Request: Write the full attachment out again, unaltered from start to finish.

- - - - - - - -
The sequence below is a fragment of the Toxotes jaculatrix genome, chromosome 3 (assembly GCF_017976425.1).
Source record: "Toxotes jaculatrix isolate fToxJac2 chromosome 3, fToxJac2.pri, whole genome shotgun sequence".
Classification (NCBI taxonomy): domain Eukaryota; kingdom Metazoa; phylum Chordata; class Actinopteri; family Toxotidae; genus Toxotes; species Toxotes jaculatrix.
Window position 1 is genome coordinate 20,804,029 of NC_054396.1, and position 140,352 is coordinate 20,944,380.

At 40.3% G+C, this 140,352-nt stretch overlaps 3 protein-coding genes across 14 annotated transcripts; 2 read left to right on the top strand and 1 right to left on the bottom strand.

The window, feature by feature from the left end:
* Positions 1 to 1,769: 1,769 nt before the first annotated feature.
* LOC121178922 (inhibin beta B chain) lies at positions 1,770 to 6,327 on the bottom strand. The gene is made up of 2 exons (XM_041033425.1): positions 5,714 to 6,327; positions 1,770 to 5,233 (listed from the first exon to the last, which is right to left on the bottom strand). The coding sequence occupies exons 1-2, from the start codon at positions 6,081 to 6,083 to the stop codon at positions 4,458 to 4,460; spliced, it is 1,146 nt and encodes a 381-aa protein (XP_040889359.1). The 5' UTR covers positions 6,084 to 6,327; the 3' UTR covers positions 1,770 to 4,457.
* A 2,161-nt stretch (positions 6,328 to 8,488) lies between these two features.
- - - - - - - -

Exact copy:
The sequence below is a fragment of the Toxotes jaculatrix genome, chromosome 3 (assembly GCF_017976425.1).
Source record: "Toxotes jaculatrix isolate fToxJac2 chromosome 3, fToxJac2.pri, whole genome shotgun sequence".
Classification (NCBI taxonomy): domain Eukaryota; kingdom Metazoa; phylum Chordata; class Actinopteri; family Toxotidae; genus Toxotes; species Toxotes jaculatrix.
Window position 1 is genome coordinate 20,804,029 of NC_054396.1, and position 140,352 is coordinate 20,944,380.

At 40.3% G+C, this 140,352-nt stretch overlaps 3 protein-coding genes across 14 annotated transcripts; 2 read left to right on the top strand and 1 right to left on the bottom strand.

The window, feature by feature from the left end:
* Positions 1 to 1,769: 1,769 nt before the first annotated feature.
* LOC121178922 (inhibin beta B chain) lies at positions 1,770 to 6,327 on the bottom strand. The gene is made up of 2 exons (XM_041033425.1): positions 5,714 to 6,327; positions 1,770 to 5,233 (listed from the first exon to the last, which is right to left on the bottom strand). The coding sequence occupies exons 1-2, from the start codon at positions 6,081 to 6,083 to the stop codon at positions 4,458 to 4,460; spliced, it is 1,146 nt and encodes a 381-aa protein (XP_040889359.1). The 5' UTR covers positions 6,084 to 6,327; the 3' UTR covers positions 1,770 to 4,457.
* A 2,161-nt stretch (positions 6,328 to 8,488) lies between these two features.